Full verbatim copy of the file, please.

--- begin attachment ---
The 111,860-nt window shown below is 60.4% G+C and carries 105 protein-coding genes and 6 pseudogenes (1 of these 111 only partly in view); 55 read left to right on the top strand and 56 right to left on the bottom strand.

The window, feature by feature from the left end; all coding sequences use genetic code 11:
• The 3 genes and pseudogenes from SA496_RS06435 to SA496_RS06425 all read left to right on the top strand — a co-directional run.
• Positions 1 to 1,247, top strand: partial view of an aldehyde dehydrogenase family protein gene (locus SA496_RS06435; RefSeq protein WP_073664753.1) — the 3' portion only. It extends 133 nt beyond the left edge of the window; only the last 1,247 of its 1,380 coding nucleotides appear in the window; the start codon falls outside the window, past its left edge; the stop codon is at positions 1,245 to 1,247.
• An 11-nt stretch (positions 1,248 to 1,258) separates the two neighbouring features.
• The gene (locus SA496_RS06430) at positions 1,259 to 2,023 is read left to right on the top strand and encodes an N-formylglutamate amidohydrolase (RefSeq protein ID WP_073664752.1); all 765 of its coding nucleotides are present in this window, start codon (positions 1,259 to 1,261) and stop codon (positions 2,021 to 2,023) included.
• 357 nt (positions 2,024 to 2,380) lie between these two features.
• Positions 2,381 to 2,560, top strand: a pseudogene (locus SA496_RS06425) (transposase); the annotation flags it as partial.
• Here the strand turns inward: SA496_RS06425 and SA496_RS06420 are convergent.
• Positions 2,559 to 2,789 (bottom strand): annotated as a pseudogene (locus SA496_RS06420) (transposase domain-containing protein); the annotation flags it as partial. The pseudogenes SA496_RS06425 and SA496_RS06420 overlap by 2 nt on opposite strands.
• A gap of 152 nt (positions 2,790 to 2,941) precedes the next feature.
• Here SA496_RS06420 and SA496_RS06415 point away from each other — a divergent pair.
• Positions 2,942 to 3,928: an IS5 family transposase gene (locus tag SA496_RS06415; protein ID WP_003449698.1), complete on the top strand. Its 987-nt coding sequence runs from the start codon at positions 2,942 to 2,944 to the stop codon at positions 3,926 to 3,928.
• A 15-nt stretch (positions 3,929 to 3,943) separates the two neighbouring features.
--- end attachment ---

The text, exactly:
The 111,860-nt window shown below is 60.4% G+C and carries 105 protein-coding genes and 6 pseudogenes (1 of these 111 only partly in view); 55 read left to right on the top strand and 56 right to left on the bottom strand.

The window, feature by feature from the left end; all coding sequences use genetic code 11:
• The 3 genes and pseudogenes from SA496_RS06435 to SA496_RS06425 all read left to right on the top strand — a co-directional run.
• Positions 1 to 1,247, top strand: partial view of an aldehyde dehydrogenase family protein gene (locus SA496_RS06435; RefSeq protein WP_073664753.1) — the 3' portion only. It extends 133 nt beyond the left edge of the window; only the last 1,247 of its 1,380 coding nucleotides appear in the window; the start codon falls outside the window, past its left edge; the stop codon is at positions 1,245 to 1,247.
• An 11-nt stretch (positions 1,248 to 1,258) separates the two neighbouring features.
• The gene (locus SA496_RS06430) at positions 1,259 to 2,023 is read left to right on the top strand and encodes an N-formylglutamate amidohydrolase (RefSeq protein ID WP_073664752.1); all 765 of its coding nucleotides are present in this window, start codon (positions 1,259 to 1,261) and stop codon (positions 2,021 to 2,023) included.
• 357 nt (positions 2,024 to 2,380) lie between these two features.
• Positions 2,381 to 2,560, top strand: a pseudogene (locus SA496_RS06425) (transposase); the annotation flags it as partial.
• Here the strand turns inward: SA496_RS06425 and SA496_RS06420 are convergent.
• Positions 2,559 to 2,789 (bottom strand): annotated as a pseudogene (locus SA496_RS06420) (transposase domain-containing protein); the annotation flags it as partial. The pseudogenes SA496_RS06425 and SA496_RS06420 overlap by 2 nt on opposite strands.
• A gap of 152 nt (positions 2,790 to 2,941) precedes the next feature.
• Here SA496_RS06420 and SA496_RS06415 point away from each other — a divergent pair.
• Positions 2,942 to 3,928: an IS5 family transposase gene (locus tag SA496_RS06415; protein ID WP_003449698.1), complete on the top strand. Its 987-nt coding sequence runs from the start codon at positions 2,942 to 2,944 to the stop codon at positions 3,926 to 3,928.
• A 15-nt stretch (positions 3,929 to 3,943) separates the two neighbouring features.